And now a word from the IRS. Expenses for improvements generally must be “capitalized”. That means that the expenses incurred may not be deducted immediately. Rather the deductions must be spread out over some period of amortization.

Many residential rental investors are inclined to maximize the immediate deductibility of repairs to improve annual net cash flow from the property. Often, the benefits of tax deductibility “this year” can make the difference between losing money and earning a profit on your rental property.

Caution: While the line between “repairs” and “improvements” may sometimes be a bit blurred, be sure to consult the IRS or your tax advisor to decide what deductibility applies to your circumstances.

The WOW Factor of Kitchen/Bath Upgrades

  1. Improvements rather than repairs are on your radar screen. Assuming it’s not a critical issue requiring immediate attention, like a total roof replacement … consider the benefits of kitchens and bath renovations. Both offer the best ROI in rent bumps, plus at sale you can anticipate recouping about 80% of your investment.

 

Whether seeking to rent or buy a house, people look first at kitchens and baths.  Both of these rooms have a special place in the minds of prospective tenants and buyers alike. More than any other room, these address comfort, hygiene, and peace of mind when they are attractive, functional and up-to-the-minute.

 

Given the priority value placed on kitchens and baths by prospective residents, improvements typically result in two additional immediate values to you, the investor. First, appraisers will assure you that the asset value of your property will increase. Second, you will be able to realize increased rental rates in the range of 10% – 30% or more.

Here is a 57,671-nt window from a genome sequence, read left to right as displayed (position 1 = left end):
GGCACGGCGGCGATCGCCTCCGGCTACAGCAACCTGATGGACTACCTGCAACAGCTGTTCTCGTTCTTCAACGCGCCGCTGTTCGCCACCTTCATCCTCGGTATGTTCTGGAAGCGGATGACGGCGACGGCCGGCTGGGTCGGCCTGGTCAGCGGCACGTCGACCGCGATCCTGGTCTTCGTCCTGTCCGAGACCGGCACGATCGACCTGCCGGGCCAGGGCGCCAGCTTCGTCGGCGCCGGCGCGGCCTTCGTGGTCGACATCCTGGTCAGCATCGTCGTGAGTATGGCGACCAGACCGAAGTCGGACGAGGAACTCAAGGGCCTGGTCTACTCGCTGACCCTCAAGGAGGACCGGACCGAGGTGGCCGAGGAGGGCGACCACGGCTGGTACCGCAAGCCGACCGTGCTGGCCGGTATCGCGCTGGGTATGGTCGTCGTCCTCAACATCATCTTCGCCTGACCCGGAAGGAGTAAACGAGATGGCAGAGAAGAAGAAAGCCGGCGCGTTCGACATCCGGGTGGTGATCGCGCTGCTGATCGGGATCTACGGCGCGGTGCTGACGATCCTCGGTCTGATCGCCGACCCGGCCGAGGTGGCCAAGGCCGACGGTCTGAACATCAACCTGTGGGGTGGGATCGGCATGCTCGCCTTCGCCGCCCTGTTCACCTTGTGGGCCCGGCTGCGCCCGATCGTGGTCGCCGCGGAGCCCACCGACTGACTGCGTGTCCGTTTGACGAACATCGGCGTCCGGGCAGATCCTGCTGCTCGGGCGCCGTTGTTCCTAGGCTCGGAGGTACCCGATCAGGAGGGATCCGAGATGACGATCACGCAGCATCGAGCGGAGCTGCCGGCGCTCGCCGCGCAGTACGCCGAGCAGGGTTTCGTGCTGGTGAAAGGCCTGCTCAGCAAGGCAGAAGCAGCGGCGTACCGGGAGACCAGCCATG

A residual benefit is savings in maintenance when aging appliances and fixtures are replaced. And finally, don’t forget that Uncle Sam is your financial “partner” in allowing for depreciation expense deductions on your tax return.

A word of caution to motivate planning before you jump into renovation. There are variables that determine what combination of improvements in kitchens and baths produce the biggest bang for your investment buck. Projecting what percentage of rent increase will be realized from a renovation is often more art than science.

 

If you have prior experience in the market served by your rental property, you will start with a definite advantage. That said, whether experienced or not, it’s important that you closely examine the variables that impact rents before committing to a major upgrade effort. Among others, those variables include: the age of the building, location, tenant profile and competitive offerings – each of which may vary widely from property to property.
In the next issue of the Residential Investor Connection, we’ll take a close look at alternative upgrade materials to better ensure that you enjoy maximum value with minimum expense. Oh, and to remind you, “Don’t fall in love with your investment.”

 

 


« Back to Articles

MENU